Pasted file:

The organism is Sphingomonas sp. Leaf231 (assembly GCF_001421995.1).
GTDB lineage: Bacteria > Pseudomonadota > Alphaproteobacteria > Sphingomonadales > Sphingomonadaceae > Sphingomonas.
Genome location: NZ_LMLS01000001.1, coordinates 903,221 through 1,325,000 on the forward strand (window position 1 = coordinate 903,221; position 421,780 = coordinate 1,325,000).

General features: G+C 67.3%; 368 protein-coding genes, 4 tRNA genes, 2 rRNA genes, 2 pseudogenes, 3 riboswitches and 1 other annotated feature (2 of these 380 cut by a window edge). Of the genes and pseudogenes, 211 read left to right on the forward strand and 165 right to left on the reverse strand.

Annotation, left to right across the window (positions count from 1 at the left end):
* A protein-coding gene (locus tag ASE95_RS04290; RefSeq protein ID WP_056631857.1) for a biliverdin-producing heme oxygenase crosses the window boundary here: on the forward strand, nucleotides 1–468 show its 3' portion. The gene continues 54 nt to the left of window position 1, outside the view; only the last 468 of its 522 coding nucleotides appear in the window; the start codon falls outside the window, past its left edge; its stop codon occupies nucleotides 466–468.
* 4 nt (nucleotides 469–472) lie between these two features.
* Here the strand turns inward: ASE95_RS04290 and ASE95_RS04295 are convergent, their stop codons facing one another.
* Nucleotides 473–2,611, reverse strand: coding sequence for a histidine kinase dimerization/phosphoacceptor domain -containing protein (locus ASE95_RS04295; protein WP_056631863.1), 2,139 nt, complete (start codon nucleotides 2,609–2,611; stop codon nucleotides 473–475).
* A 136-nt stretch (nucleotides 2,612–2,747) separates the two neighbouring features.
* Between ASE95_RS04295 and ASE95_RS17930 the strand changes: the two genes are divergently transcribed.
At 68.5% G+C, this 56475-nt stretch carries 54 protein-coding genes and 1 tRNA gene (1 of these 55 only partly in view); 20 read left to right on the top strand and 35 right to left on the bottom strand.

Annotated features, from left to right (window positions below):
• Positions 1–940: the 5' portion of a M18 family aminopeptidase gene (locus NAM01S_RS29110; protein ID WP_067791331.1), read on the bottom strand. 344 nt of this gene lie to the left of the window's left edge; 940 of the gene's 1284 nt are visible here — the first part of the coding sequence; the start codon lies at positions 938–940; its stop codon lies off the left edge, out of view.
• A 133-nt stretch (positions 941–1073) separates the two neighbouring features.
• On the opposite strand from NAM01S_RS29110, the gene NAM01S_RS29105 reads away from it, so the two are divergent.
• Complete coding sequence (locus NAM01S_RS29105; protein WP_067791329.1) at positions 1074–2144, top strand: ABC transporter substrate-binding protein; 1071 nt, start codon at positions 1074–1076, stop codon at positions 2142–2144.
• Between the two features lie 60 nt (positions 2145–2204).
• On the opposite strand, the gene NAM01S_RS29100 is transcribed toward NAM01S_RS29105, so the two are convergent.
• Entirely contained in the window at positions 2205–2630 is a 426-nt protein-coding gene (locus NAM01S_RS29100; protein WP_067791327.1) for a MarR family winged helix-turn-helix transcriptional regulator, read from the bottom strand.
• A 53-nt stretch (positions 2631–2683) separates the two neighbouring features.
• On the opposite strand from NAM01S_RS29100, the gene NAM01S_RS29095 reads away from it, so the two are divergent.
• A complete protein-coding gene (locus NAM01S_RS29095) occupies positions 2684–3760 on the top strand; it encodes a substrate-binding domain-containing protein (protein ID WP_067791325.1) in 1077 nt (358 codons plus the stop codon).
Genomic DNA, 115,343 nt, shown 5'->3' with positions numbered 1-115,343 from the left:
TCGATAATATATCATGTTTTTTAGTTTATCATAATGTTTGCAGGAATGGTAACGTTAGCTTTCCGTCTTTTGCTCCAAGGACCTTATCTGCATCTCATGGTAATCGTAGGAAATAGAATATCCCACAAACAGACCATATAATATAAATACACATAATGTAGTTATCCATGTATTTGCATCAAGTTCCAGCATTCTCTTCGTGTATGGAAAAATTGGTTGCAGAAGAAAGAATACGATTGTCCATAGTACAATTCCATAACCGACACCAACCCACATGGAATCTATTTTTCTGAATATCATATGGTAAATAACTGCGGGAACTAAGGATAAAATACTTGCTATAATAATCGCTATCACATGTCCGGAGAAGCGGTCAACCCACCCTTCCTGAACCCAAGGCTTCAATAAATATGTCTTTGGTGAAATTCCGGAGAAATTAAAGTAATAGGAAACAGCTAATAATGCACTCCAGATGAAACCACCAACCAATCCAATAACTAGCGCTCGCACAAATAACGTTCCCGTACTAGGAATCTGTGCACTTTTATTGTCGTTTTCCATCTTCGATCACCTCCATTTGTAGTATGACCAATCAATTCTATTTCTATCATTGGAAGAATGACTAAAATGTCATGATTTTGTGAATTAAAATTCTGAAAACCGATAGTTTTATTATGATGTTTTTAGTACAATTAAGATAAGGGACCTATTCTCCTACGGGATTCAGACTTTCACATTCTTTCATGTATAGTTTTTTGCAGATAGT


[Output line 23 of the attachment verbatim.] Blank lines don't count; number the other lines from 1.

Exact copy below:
• A complete protein-coding gene (locus NAM01S_RS29095) occupies positions 2684–3760 on the top strand; it encodes a substrate-binding domain-containing protein (protein ID WP_067791325.1) in 1077 nt (358 codons plus the stop codon).